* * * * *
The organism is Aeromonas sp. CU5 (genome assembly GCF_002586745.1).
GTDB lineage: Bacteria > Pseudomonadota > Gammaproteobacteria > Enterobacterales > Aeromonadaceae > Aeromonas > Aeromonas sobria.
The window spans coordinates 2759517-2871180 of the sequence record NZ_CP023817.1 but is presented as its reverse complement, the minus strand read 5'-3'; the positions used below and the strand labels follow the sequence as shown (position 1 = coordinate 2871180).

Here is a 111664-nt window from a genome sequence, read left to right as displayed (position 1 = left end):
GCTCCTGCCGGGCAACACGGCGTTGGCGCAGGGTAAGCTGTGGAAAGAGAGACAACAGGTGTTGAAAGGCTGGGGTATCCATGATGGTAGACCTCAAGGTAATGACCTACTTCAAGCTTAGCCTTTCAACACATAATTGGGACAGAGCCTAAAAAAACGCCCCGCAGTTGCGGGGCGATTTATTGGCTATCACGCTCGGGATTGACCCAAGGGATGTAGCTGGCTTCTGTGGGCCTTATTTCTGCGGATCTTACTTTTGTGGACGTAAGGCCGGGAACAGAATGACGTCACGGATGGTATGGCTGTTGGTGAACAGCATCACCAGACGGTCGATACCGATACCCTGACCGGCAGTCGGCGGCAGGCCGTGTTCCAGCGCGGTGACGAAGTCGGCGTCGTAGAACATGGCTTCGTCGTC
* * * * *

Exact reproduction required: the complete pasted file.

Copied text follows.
The organism is Aeromonas sp. CU5 (genome assembly GCF_002586745.1).
GTDB lineage: Bacteria > Pseudomonadota > Gammaproteobacteria > Enterobacterales > Aeromonadaceae > Aeromonas > Aeromonas sobria.
The window spans coordinates 2759517-2871180 of the sequence record NZ_CP023817.1 but is presented as its reverse complement, the minus strand read 5'-3'; the positions used below and the strand labels follow the sequence as shown (position 1 = coordinate 2871180).

Here is a 111664-nt window from a genome sequence, read left to right as displayed (position 1 = left end):
GCTCCTGCCGGGCAACACGGCGTTGGCGCAGGGTAAGCTGTGGAAAGAGAGACAACAGGTGTTGAAAGGCTGGGGTATCCATGATGGTAGACCTCAAGGTAATGACCTACTTCAAGCTTAGCCTTTCAACACATAATTGGGACAGAGCCTAAAAAAACGCCCCGCAGTTGCGGGGCGATTTATTGGCTATCACGCTCGGGATTGACCCAAGGGATGTAGCTGGCTTCTGTGGGCCTTATTTCTGCGGATCTTACTTTTGTGGACGTAAGGCCGGGAACAGAATGACGTCACGGATGGTATGGCTGTTGGTGAACAGCATCACCAGACGGTCGATACCGATACCCTGACCGGCAGTCGGCGGCAGGCCGTGTTCCAGCGCGGTGACGAAGTCGGCGTCGTAGAACATGGCTTCGTCGTC